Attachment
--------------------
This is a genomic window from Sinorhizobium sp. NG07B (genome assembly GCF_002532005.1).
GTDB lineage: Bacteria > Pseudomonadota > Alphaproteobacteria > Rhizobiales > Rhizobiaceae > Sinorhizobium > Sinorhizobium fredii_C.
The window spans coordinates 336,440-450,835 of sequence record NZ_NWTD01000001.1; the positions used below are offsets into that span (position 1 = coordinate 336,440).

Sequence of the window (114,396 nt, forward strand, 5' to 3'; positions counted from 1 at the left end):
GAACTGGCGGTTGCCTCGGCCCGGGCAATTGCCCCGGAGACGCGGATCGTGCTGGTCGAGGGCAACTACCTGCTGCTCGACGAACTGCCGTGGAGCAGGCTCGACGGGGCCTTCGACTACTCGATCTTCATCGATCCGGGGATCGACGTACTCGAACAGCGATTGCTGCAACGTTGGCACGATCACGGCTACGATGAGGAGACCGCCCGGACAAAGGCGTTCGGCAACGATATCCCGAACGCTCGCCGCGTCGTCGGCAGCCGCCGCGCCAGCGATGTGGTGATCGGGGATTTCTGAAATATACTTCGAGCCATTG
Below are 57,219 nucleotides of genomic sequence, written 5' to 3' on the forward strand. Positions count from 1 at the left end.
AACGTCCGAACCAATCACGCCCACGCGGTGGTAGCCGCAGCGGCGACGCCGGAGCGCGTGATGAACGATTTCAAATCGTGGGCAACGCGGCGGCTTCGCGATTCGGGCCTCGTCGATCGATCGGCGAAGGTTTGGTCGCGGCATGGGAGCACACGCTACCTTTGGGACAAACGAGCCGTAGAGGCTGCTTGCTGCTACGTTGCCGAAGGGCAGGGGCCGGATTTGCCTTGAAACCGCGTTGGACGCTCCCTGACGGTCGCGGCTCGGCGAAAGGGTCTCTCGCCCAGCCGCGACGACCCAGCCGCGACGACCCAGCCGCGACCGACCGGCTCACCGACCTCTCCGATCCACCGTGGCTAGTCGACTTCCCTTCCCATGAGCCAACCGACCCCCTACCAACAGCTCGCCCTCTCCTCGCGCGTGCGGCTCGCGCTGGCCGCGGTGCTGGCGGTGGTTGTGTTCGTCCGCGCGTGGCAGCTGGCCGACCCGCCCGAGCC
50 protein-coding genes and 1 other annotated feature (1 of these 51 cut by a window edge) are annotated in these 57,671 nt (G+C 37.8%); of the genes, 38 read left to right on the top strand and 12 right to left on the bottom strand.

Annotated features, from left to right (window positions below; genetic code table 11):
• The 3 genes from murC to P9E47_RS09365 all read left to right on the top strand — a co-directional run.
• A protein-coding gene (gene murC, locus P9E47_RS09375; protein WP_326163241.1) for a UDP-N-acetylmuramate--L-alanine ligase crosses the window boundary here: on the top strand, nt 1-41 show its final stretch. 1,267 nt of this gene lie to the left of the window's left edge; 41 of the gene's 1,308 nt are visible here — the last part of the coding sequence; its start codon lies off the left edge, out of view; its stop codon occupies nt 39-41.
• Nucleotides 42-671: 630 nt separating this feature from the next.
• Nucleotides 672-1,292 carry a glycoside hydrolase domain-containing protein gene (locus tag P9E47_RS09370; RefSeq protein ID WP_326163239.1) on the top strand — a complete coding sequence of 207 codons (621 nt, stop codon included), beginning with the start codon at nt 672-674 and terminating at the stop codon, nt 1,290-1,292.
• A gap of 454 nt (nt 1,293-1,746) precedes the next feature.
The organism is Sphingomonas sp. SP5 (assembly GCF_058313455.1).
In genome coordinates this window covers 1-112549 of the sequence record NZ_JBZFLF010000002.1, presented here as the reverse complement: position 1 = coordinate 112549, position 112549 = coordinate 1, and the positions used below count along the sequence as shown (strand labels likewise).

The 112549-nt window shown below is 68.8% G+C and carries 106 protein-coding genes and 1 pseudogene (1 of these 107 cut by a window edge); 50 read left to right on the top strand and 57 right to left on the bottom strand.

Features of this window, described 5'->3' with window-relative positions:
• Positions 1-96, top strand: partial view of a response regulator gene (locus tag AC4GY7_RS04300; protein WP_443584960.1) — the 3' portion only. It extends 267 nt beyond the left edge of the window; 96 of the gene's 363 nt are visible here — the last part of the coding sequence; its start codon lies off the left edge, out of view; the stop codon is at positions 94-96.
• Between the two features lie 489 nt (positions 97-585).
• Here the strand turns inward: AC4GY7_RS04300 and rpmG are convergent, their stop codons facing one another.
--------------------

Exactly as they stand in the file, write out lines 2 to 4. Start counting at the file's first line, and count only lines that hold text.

GTDB lineage: Bacteria > Pseudomonadota > Alphaproteobacteria > Rhizobiales > Rhizobiaceae > Sinorhizobium > Sinorhizobium fredii_C.
The window spans coordinates 336,440-450,835 of sequence record NZ_NWTD01000001.1; the positions used below are offsets into that span (position 1 = coordinate 336,440).

Sequence of the window (114,396 nt, forward strand, 5' to 3'; positions counted from 1 at the left end):